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Bila Yarrudhanggalangdhuray by Dr Anita Heiss

Book Review by Dragon Rachel Lea

Synopsis

The powerful Murrumbidgee River surges through town leaving death and destruction in its wake. It is a stark reminder that while the river can give life, it can just as easily take it away. Wagadhaany is one of the lucky ones. She survives. But is her life now better than the fate she escaped? Forced to move away from her miyagan, she walks through each day with no trace of dance in her step, her broken heart forever calling her back home to Gundagai.

When she meets Wiradjuri stockman Yindyamarra, Wagadhaany’s heart slowly begins to heal. But still, she dreams of a better life, away from the degradation of being owned. She longs to set out along the river of her ancestors, in search of lost family and country. Can she find the courage to defy the White man’s law? And if she does, will it bring hope ... or heartache?

My Thoughts . . .

I was swept up in this story the moment it began. It's an engrossing, heartbreaking, powerful story. It is a beautiful and vividly atmospheric read too. I had trouble putting it down as I was mesmerised but the depiction of life on the land for the Wiradjuri people. I enjoyed learning so much more of their cultural practices with food, animals and spirituality. The inclusion of Wiradjuri language was fascinating and the further I read, the less I needed to refer to the glossary for interpretation.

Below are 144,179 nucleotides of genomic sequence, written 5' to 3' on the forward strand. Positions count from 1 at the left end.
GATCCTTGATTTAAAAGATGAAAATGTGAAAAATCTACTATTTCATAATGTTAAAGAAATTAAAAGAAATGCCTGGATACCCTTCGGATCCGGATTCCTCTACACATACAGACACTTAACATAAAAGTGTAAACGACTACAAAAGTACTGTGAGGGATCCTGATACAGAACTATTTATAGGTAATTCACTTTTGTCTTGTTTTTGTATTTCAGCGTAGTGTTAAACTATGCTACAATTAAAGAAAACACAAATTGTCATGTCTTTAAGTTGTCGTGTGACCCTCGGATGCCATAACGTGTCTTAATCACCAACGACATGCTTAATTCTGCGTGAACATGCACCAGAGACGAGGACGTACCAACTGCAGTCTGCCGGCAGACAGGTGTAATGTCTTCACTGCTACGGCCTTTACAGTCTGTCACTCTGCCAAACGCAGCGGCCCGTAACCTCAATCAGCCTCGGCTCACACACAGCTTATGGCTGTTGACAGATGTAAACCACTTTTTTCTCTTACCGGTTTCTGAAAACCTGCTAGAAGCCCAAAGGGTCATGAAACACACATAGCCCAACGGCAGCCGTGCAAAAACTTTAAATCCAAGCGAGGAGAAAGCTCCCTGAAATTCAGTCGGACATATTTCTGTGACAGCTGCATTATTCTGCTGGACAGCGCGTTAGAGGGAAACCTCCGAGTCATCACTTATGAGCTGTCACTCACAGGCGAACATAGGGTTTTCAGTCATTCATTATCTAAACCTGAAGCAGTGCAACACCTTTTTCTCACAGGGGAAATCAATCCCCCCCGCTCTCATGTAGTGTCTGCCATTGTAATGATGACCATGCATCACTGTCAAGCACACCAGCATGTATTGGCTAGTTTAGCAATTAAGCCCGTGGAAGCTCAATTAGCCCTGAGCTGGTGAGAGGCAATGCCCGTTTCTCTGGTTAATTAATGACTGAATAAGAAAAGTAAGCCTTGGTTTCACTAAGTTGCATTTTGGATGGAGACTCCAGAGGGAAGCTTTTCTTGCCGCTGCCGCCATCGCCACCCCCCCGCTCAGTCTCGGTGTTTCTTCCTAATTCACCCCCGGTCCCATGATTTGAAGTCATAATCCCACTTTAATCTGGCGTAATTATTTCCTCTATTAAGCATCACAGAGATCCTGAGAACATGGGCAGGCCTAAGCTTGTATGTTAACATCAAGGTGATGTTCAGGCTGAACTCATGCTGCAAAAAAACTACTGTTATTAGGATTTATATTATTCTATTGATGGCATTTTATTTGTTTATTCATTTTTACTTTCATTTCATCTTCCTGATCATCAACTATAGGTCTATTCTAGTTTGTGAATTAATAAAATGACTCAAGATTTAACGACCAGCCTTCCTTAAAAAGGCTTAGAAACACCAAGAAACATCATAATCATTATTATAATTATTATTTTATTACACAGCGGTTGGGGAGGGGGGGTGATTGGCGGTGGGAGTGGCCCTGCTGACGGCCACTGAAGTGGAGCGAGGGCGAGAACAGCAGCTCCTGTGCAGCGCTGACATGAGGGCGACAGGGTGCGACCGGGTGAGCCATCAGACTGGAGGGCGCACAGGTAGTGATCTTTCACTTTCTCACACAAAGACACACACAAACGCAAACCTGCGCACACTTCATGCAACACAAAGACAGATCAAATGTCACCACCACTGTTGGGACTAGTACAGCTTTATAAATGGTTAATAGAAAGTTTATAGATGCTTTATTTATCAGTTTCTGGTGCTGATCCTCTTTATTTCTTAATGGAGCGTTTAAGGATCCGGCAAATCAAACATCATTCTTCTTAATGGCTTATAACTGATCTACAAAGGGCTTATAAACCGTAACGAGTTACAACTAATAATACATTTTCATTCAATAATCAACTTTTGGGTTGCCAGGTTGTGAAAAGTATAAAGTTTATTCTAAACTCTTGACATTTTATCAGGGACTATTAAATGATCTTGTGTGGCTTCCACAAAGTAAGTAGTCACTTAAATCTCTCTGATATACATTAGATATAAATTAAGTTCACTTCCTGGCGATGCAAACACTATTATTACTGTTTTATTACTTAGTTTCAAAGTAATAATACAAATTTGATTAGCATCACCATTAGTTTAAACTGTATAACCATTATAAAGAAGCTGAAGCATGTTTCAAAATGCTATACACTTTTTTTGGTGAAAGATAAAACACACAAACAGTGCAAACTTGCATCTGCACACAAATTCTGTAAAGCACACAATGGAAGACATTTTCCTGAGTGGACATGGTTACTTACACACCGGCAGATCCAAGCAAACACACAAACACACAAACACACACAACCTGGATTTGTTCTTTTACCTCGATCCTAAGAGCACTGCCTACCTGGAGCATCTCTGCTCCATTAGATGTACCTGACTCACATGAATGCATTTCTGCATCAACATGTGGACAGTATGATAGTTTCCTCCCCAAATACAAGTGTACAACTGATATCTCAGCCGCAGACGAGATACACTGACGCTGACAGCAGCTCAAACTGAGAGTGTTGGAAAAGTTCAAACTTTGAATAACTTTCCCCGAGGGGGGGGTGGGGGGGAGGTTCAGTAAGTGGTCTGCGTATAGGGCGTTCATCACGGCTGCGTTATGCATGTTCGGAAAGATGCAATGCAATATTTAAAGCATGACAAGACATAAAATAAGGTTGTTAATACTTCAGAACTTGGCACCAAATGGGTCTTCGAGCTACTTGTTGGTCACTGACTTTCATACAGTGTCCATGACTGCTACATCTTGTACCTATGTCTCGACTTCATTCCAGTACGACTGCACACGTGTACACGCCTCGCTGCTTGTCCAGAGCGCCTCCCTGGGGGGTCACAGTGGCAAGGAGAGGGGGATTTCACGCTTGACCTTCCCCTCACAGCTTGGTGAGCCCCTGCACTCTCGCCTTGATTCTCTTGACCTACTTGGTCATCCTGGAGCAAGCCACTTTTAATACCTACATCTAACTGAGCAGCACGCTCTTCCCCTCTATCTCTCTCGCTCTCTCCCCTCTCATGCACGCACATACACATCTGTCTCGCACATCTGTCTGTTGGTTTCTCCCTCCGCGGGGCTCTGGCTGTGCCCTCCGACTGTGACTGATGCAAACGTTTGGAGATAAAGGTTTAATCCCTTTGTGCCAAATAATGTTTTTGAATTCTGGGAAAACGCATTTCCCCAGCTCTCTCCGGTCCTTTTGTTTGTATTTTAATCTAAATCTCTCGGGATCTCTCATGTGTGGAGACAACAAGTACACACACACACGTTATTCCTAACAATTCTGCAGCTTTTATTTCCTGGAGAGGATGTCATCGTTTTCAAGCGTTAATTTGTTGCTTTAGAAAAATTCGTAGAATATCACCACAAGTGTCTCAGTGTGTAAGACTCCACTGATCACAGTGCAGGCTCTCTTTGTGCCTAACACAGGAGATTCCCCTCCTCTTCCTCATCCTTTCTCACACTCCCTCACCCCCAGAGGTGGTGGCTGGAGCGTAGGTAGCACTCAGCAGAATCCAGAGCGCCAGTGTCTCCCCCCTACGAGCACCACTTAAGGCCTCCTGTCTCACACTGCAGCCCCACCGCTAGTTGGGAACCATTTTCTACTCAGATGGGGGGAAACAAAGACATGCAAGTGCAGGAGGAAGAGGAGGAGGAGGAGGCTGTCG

I loved the character of Wagadhaany; her spirit and connection to family and the land was full of gratitude, hope and peace. Her love affair for the strong, caring Yindy was heart-warming to read. But her longing to see her family and the freedoms denied her by the White people she worked for, simply heartbreaking. The journey of naive, idealistic but compassionate English rose Louisa was both in contrast and of similarity to Wagadhaany, as she too was trapped but within her own privilege.

I was also bereft, feeling much shame and frustration for the destruction of the natural environment that White man has caused on Australian land. The racism and injustice are also painful but important to read, particularly having greater understanding of life for our First Nations people in the 1850's and beyond.

This is a beautiful, heartbreaking but compelling book that moved me to tears, so deserving of all of its many accolades - a must read.